ture when writers deliberately resort ployment of dialect by Edgar and of to the grotesque, the archaic,
or the West Country Scots by Captain John vernacular. It is the duty of his counCreichton is clearly consistent with trymen to maintain the credit of the dramatic fitness. Edgar deceived Os- tongue that Shakespeare wrote. We wald by his dress and speech, and owe far more to it than to any dialect. there is no other way of indicating the It is astonishing that Scotsmen of all deception than by using the dialect. people in the world should fail to real
It is sometimes charged against mod- ize the significance of the fact that the ern vernacular writers that they do not Scottish people, like the English, have distinguish between dialect and cor- done their thinking, not in dialect, but ruptions. But the sin is not new. Flu- in English, on the most solemn ellen wears the leek “upon St. Tavy's sions in their lives. For more than two day,” and tells Henry that all the centuries the thoughts which have water in the Wye cannot wash “the made Englishmen and English women Welsh plood out of his pody.” “It sall what they are, which have made Scots. be very gud, gud feith, gud captains men and Scotswomen what they are, bath,” observes Captain Jamy; while have been presented to them in EnCaptain Macmorris, in the same play, glish pure and undefiled. The literary speaks of the town being “beseeched," value of the Church-service to the Enand asks, “what ish my nation ?" It is glish people has been incalculable; and but a step from corruptions such this is true also of Scotland. In town these to the misspelling of Tabitha and country, for generations, Scotch Bramble, the extraordinary idioms of people have heard the Bible read in Mrs. Gamp and Betsy Prig, and the the church every Sabbath, and many philological vagaries of the American of them used to hear it read twice a humorists. Mrs. Gamp offends some day at family exercise. As children fastidious tastes; but where are we to they learned by heart the metrical verdraw the line? “Comparisons are sions of the Psalms and the clean-cut, odorous,” says Dogberry. "No capari- logical, dogmatic statements of the
Shorter Catechism. Their religion, in in them a great divinity that grows not short, came to thein in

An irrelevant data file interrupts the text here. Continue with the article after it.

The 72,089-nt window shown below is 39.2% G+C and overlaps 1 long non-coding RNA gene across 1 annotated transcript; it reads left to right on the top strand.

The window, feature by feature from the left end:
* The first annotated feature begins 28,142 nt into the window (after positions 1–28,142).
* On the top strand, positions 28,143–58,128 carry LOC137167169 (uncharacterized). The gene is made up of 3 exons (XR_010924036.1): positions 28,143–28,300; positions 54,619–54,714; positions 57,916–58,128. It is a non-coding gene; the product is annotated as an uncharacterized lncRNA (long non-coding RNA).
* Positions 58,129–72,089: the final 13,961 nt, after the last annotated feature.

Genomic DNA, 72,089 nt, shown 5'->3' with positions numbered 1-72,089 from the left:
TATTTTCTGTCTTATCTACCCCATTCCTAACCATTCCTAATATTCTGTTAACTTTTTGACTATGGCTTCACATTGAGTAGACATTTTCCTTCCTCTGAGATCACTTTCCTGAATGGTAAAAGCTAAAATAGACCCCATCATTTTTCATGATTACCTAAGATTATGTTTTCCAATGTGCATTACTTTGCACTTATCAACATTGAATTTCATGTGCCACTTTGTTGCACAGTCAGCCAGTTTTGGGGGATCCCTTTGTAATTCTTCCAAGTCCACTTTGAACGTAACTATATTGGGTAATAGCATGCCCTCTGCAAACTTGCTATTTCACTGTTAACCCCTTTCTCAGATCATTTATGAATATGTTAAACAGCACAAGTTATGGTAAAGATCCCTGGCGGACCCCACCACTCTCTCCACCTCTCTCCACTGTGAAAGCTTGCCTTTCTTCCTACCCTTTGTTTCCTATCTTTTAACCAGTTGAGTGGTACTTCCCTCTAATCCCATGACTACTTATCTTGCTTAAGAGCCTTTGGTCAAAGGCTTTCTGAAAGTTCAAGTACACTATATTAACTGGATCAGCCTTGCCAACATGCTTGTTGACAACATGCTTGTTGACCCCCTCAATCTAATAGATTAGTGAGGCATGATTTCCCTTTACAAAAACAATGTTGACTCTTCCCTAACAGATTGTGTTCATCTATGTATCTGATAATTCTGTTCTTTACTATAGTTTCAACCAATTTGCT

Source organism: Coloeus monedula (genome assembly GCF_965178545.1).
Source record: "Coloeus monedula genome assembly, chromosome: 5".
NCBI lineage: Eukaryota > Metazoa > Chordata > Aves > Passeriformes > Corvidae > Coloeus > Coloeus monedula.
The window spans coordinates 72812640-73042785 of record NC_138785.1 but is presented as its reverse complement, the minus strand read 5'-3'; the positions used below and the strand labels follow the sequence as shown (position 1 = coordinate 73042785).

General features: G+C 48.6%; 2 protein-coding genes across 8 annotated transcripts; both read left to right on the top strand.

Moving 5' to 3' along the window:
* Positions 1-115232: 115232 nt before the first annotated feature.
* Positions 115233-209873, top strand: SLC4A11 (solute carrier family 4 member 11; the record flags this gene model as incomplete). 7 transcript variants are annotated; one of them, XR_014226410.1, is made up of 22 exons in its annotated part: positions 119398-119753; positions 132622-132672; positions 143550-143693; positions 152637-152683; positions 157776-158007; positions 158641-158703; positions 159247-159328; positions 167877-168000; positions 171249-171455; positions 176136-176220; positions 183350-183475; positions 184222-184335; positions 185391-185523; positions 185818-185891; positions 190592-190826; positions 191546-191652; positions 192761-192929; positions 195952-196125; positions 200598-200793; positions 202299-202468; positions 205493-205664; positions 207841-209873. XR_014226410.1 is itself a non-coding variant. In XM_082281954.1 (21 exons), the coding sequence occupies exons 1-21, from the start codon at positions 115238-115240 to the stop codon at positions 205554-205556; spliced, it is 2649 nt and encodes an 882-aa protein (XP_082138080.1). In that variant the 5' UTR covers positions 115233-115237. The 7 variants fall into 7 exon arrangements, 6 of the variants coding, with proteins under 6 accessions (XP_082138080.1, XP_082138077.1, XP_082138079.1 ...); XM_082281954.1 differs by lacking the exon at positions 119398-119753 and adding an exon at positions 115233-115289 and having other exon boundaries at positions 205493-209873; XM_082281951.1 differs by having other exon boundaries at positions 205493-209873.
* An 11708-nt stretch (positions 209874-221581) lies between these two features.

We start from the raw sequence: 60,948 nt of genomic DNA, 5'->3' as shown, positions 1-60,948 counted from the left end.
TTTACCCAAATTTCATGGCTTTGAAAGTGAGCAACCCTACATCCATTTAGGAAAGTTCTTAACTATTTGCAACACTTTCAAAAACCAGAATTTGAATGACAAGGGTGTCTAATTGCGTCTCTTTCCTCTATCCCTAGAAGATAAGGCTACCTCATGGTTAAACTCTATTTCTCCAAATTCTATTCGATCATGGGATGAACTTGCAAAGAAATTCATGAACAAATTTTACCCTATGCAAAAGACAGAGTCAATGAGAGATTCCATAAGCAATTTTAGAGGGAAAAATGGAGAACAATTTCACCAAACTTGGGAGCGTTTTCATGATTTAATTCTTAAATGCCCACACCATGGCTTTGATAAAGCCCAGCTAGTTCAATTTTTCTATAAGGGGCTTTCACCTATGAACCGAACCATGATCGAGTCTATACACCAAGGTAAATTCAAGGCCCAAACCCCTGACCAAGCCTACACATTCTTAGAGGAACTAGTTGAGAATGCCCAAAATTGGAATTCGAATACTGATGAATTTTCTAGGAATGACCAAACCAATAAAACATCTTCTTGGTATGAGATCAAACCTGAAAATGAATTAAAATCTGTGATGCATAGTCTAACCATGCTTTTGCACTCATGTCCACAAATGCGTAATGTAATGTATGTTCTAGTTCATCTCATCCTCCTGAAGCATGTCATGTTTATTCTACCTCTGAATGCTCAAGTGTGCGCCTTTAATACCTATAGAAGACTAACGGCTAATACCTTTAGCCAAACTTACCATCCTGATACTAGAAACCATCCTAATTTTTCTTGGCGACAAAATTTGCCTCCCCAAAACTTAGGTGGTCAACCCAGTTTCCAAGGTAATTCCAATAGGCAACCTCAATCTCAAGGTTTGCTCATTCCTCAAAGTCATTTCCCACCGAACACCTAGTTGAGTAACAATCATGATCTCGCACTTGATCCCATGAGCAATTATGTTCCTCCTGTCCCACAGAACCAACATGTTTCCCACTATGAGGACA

an English old.” garb. It would be difficult to overestimate the literary importance of this fact. It has had much profounder infuence upon their literature, if they would only think of it, than
From The Academy. their songs and ballads, or the story of
SOME CHILD-CRITICS OF BROWNING. Wallace, of which Burns said that it
A BOARD SCHOOL OF EXPERIMENT. poured a tide of Scottish prejudice into bis veins which would continue to boil
I have before me some essays written along there until the floodgates shut by children in the Walworth Board in eternal rest. No one can take a just Schools on the life and poetry of Robert view of the comparative value of the Browning. They were prepared for a vernacular literature of Scotland who
competition which culminated, less leaves out of sight the important fact, than a fortnight ago, in a distribution which Scotsmen presumably overlook of honors, and my knowledge of the only because it is so familiar, that the matter dates from the brief newspaper standard English has been to them of report of that ceremony. But it does far greater value than their own form not end with it. So much of Brownof speech. It only needs a moment's ing's mind had been hidden from the reflection to prove that there are some
wise and prudent that it seemed to be things which their dialect cannot ac
worth while to discover how much had complish. To an ordinary sober- been revealed to babes; and I went to minded Scotsman it would appear Walworth. There I found Mr. F. Herpartly grotesque, and partly profane, bert Stead in his large office in the to state the great verities of his reli
Robert Browning Hall in York Street. gion in anything but the purest speech.
Mr. Stead spoke of working men With true insight Sir Walter Scott does who read “Abt Vogler” or “Paracelsus" not make Mause Headrigg, pru
with him, finding meanings that had nouncedly vernacular though she nat- escaped himself; of lectures and enterurally is, give paraphrases of Scripture tainments, of May Day festivals and in her own dialect. She quotes summer outings, of Bible study, clubs, rectly the Orientalisms of the Old Tes- flower missions, and of many other tament; she gives the very words of the agencies by which it is sought to authorized translation, knowing
let in light the dark places them familiarly and believing in ple- of Walworth. And he said that the nary inspiration.
pivot, the magnet, the ever-useful preThe ideas capable of being expressed text of it all was Browning's early coneven in the purest dialect which has nection with the neighborhood. Born fallen behind in the race for suprem- in Camberwell young Browning came acy, are and must be at best only of for years to worship with his parents in second-rate or third-rate value. The the Congregational Chapel which now, Scotsman, equally with the English- under the name of a hall, bears his man, is interested in maintaining the name. Thanks to the Settlement the dignity of English speech. “The lan- humblest folk in Walworth have guage of world-wide literature,” said learned the name at least of Robert Dean Stanley, “is the only fitting garb Browning. It is true that many of for those eternal and primary princi- them begin by taking the “Settlement” ples of which the Grecian poet has said for a charitable fund, and coming forthat they have their foundation ward to claim their "share;" but their high, all-embracing like their parent disillusionment is the beginning of Heaven, neither did mortal infirmity good. And the children? preside over their birth, nor shall for- Mr. Stead explained this developgetfulness lay them to sleep. There is ment. While taking a holiday in the